International Olympic Committee
Dear Mr President,
First of all, please accept my heartfelt congratulations and sincere best wishes on the occasion that you have been elected to such a worldwide eminently position. I sincerely hope and wish you that the International Olympic Comity become rejuvenated and strengthened as a result of your activity, while the importance and impact that it goes far beyond the borders of the sport and the Olympic events. No exaggeration to say that the Olympic movement has become one of the most important shaper of people's future in many areas of the society and politics, in more and more countries of the world.
Since you have been engaged for many years in the work of the IOC, the tensions that have emerged in recent months about the Winter Olympic Games to be held in Sochi are exactly known for you. When Russia undertook the organizing of 2014 Winter Olympic Games then it also undertook and guaranteed that in the spirit of the IOC core values "... the country [Russia] and its public authorities will comply with and respect the Olympic Charter" (Olympic Charter, 33 §, 3). The Olympic Charter's provisions include the prohibition of discrimination: “27 § [The National Olympic Committee]:
2.5 to take action against any form of discrimination and violence in sport;”
This rule obviously extends the prohibition of discrimination based on sexual orientation as well, which clarifies the legal documents of the UN.
Emotional expressions of athletes and their family members, as well as the viewers and fans of sporting events in exciting or uplifting moments are naturally inherent in these events, especially in Olympic Games. They haven’t been attempted to conceal or suppress by the athletes, and spectators so far, and their presentation contributed to the enjoyment of the sport broadcasts. However, such emotional expressions can be qualified as crimes between same-sex couples, or legal same-sex spouses (who may be officially registered in their home country) according to current Russian law in force. It is well known that in recent years the legal framework of registered partnership or marriage for same-sex couples has been created in a number of countries around the world, providing equivalent legal status to same-sex couples as spouses of traditional marriages, therefore LGBT citizens living in these countries, expect to have the same rights as legally recognized spouses and want to be able to express their feelings toward their partners within the same freedom and the same social norms as a heterosexual life partners or spouses.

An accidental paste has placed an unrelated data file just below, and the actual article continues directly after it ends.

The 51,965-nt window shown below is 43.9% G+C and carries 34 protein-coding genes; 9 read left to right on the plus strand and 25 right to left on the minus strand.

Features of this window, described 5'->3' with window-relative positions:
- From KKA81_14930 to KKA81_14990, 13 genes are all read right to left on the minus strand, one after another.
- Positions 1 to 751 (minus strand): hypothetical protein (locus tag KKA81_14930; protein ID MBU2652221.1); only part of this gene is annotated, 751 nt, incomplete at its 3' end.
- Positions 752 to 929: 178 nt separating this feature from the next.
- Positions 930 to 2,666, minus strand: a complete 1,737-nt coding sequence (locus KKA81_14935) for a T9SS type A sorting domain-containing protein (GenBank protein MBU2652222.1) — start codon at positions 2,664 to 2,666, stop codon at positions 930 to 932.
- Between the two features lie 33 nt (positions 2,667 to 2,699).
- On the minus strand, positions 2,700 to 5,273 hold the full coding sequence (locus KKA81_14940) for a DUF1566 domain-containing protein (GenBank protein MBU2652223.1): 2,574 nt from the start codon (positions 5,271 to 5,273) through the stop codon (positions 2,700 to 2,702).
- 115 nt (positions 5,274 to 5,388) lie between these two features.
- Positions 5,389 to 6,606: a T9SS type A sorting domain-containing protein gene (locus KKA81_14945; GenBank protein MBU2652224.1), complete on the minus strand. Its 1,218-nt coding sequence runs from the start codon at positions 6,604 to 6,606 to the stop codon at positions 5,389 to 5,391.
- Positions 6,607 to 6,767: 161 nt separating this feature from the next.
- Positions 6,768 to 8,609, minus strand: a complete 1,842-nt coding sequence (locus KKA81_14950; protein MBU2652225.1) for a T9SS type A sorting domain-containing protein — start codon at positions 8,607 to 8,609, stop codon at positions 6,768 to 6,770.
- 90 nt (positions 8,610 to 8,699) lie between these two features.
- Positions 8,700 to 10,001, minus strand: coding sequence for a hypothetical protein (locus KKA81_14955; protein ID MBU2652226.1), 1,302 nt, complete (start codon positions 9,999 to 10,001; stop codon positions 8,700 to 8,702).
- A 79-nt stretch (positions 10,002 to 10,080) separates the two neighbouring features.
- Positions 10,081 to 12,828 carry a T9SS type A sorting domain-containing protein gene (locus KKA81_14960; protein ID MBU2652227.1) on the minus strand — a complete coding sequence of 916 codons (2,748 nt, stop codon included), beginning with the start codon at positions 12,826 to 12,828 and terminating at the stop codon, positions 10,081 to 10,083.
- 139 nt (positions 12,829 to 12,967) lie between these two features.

Russian legislation for LGBT people is a violation of basic human rights in general terms as well, but in addition, clearly represent discrimination against LGBT athletes and their families, thereby seriously infringe the Rule 27 § 2.5, cited above.
This situation was caused by a legislative process that has taken place in Russia after the conclusion of agreements concerning the 2014 Winter Olympic Games. Thus Russia, as one of the signatories of the agreement, violated its obligation included in the Rule 33 § 3, cited above. In such a situation, the IOC must apply the provisions of Olympic Charter 36 § 2:
“2. In the event of non compliance with the Olympic Charter or other regulations or instructions of the IOC, or a breach of the obligations entered into by the NOC, the OCOG or the host city, the IOC is entitled to withdraw, at any time and with immediate effect, the organisation of the Olympic Games from the host city, the OCOG and the NOC, without prejudice to compensation for any damage thereby caused to the IOC. In such a case, the NOC, the OCOG, the host city, the country of the host city and all their governmental or other authorities, or any other party, whether at any city, local, state, provincial, other regional or national level, shall have no claim for any form of compensation against the IOC.”
The IOC – based on the reasons detailed above – is entitled to withdraw the right to host games from Russia, having violated its commitments.
Please consider these arguments, and take the necessary steps.
Budapest, September 13, 2013